Unlike e-commerce firms in other countries who rely heavily on national postal services, Africa has to rely more on global express delivery services. Personnic opined, “It actually depends on countries. However, in SSA (South Africa is an exception), postal services don’t have the maturity to handle it. Indeed, major e-commerce players’ offer owned capabilities combined with postal services, when available. They are interested in the capabilities of our express delivery services. Cameroon is one example.”
Due to the stability in central African countries, in addition to internet and telephone penetration, Kenya has also witnessed a growth in e-commerce. Daniel Salaton, Manager-Express & e-commerce, Kenya Airways Cargo, said, “We have experienced growth in our express and e-commerce portfolio due to our deliberate focus on this segment.”
“In Kenya, road transport is preferred partly due to the cost involved and a lot of capacity offered by the bus operators. The main challenge is to transfer goods cross-border to landlocked countries for last-mile delivery. Mostly it is cheaper to fly goods from one African country via the Middle East to another African country than directly between two African countries,” added Salaton.
Kenya Airways Cargo has developed a modern express centre, arguably the first in Africa, with a 24-hour dedicated team that focuses on speed and service. Salaton informed, “We launched our state-of-the-art Cargo Express Center with e-commerce in mind. We are one of the few airlines in the world that achieve a 45-minute transit time for connections ex-Nairobi hub. We have as well engaged our government agencies to work 24-hours and that facilitates the clearance of inbound material.”
Most of Sub Saharan Africa's rural population has to travel five hours or more to reach the nearest market. In addition, the lack of storage infrastructure leads to estimated post-harvest losses of 21 percent for grains and 50 percent for other perishable products. These post-harvest losses cost Africa $4 billion per year, according to Food and Agriculture Organisation (FAO).
The report “Africa Cargo week 2017” by Economic and Social Council (ECOSOC), United Nations (UN), showed that agriculture employs 65 percent of Africa’s labour force and accounts for 32 percent of GDP. The African Center of Economic Transformation (ACET) suggests focusing on the entire value chain of the agriculture process and change the outlook from daily activity to a commercial one. Agribusiness can create the quantum of jobs for Africa’s youth.
As per World Bank, despite Africa’s large uncultivated arable land resources, over half of the global total, the continent imports roughly $30 billion in agricultural products every year. About a quarter of Africa’s population is undernourished. Ironically, the majority of these are the smallholder farmers. Linking agricultural production to value chain and trade can contribute to poverty reduction.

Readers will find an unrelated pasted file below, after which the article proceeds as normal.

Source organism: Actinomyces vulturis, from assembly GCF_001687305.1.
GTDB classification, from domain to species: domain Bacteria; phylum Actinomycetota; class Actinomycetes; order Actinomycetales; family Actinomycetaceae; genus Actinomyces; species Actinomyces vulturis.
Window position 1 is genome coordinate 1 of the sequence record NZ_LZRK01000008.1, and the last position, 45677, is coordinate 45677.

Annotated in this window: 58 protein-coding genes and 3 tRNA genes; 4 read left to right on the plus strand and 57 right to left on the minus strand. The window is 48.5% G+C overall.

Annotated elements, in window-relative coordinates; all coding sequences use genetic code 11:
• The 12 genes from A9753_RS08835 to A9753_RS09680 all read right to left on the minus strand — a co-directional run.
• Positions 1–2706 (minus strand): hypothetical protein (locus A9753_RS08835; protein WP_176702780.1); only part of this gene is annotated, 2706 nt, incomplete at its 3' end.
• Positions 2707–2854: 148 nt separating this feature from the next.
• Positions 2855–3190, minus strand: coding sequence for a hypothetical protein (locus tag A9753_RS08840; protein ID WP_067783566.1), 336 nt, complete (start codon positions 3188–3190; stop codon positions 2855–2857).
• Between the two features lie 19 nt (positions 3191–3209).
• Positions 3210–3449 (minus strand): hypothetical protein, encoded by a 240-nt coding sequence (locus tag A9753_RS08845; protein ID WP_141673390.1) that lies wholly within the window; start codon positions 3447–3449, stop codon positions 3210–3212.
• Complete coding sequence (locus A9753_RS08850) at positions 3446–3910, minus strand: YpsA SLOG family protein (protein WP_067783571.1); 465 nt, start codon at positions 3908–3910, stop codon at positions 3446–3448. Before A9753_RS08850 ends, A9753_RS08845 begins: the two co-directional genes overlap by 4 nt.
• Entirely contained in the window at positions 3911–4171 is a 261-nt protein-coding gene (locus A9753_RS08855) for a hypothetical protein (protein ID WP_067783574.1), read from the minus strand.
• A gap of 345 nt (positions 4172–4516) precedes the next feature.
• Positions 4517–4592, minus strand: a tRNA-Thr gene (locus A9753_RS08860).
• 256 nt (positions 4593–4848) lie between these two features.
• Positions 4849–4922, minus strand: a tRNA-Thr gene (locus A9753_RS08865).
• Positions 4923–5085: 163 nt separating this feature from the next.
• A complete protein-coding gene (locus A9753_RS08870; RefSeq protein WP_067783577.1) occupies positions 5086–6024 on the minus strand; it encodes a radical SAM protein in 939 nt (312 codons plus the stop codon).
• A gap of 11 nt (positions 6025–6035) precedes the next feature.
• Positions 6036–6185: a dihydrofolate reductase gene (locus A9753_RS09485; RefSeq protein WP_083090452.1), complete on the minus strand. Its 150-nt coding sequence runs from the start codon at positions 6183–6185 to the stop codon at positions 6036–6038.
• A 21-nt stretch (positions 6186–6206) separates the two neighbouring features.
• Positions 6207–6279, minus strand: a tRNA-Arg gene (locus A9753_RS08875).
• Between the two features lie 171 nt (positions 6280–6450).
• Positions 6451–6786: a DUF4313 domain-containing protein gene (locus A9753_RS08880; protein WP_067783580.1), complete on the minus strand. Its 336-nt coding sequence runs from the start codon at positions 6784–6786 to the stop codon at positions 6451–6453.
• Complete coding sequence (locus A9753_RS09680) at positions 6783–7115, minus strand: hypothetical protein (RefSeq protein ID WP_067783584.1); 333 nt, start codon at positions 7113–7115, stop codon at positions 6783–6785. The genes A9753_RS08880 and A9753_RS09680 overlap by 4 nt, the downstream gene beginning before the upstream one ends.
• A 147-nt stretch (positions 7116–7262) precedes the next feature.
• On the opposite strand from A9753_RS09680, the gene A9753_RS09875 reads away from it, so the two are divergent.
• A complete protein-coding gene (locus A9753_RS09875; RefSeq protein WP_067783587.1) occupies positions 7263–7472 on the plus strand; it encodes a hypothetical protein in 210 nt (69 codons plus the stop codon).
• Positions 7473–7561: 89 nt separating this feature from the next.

With over 16,000 tonnes perishables shipped overseas per month, Kenya is the leading exporter out of Africa in the perishables segment. Kenya accounts for nearly 38 percent of cut roses sold to the European Union.
Kenya Airways Cargo, the flag-carrier airline of Kenya, is expanding its cool chain facility to deal with the extra perishables demand during peak seasons, in addition to expanding its warehouse.
Panalpina, a Swiss-based global supply chain solutions provider, has made a strategic acquisition in Kenya to expand its perishables network. It has doubled its cold storage space at Nairobi’s Jomo Kenyatta International Airport as it looks to grow perishable volumes from Kenya. This has increased jobs for locals as well.
On the other hand, Ethiopian, the largest cargo operator in Africa, has inaugurated a $150 million state-of-the-art cargo terminal at Addis Ababa international airport, which has positioned the carrier to handle all perishable products based on their temperature requirements.
Multi-modal infra growth
As per the United Nations Conference on Trade and Development (UNCTAD), 40 percent of African goods exported by the sea in 2017 comprised of crude oil. UNCTAD also pointed that “the EU remains Africa’s major trading partner although its share of trade has declined from about half in 1995 to one-third in 2017. A spokesperson from Hapag Lloyd, a Germany-based shipping line, said that the business is booming in Africa, with a young population expected to double by 2050. With such growth comes better development and trade. Hapag Lloyd recently opened an office in Ghana.